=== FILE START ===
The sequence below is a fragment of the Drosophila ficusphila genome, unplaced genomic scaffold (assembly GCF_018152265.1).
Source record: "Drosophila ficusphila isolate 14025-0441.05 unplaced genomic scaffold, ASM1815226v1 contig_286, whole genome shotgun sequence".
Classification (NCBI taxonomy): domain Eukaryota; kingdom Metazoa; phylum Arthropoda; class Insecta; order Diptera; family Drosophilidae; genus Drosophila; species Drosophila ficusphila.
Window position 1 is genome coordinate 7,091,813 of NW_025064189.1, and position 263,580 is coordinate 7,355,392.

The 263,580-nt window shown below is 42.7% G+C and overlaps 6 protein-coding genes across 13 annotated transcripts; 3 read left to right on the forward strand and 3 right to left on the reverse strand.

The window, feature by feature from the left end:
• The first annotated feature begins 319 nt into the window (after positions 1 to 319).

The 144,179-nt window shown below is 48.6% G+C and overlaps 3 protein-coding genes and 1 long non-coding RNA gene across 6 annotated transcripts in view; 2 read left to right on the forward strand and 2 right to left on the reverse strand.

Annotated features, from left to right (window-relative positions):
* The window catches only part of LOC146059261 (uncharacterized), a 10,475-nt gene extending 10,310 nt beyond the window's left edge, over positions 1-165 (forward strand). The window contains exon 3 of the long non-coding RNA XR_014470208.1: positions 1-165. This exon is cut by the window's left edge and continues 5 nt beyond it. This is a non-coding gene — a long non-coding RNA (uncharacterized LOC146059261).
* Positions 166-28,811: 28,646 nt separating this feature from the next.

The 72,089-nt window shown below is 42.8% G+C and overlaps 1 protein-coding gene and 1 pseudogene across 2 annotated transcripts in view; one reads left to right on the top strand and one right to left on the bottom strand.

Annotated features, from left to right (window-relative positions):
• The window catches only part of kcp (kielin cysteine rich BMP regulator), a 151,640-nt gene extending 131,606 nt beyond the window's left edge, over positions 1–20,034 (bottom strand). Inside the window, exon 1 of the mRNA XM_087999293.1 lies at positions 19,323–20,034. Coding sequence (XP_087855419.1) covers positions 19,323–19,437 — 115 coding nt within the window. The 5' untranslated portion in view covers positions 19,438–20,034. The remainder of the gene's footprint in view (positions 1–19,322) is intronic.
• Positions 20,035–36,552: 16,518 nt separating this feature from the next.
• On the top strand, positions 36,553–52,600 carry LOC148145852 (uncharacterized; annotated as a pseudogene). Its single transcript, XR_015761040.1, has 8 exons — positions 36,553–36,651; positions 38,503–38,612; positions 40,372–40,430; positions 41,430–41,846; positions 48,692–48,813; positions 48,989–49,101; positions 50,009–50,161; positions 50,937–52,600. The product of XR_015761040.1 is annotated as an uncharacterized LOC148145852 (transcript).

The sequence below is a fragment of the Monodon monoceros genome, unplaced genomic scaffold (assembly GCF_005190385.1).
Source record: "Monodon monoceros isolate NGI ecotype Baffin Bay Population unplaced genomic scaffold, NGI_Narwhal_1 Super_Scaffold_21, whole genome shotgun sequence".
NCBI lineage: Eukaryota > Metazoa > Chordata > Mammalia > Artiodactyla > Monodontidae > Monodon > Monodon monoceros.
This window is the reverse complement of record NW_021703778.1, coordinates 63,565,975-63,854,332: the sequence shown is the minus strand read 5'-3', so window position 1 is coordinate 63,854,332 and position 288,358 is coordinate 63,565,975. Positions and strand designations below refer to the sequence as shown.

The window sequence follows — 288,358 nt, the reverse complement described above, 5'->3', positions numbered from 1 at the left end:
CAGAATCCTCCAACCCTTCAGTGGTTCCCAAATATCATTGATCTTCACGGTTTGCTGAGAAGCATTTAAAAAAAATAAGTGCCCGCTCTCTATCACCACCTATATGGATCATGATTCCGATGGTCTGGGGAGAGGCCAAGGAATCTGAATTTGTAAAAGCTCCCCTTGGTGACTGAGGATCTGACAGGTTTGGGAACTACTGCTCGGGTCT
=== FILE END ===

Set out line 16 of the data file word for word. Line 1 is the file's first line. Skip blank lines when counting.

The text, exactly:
• On the top strand, positions 36,553–52,600 carry LOC148145852 (uncharacterized; annotated as a pseudogene). Its single transcript, XR_015761040.1, has 8 exons — positions 36,553–36,651; positions 38,503–38,612; positions 40,372–40,430; positions 41,430–41,846; positions 48,692–48,813; positions 48,989–49,101; positions 50,009–50,161; positions 50,937–52,600. The product of XR_015761040.1 is annotated as an uncharacterized LOC148145852 (transcript).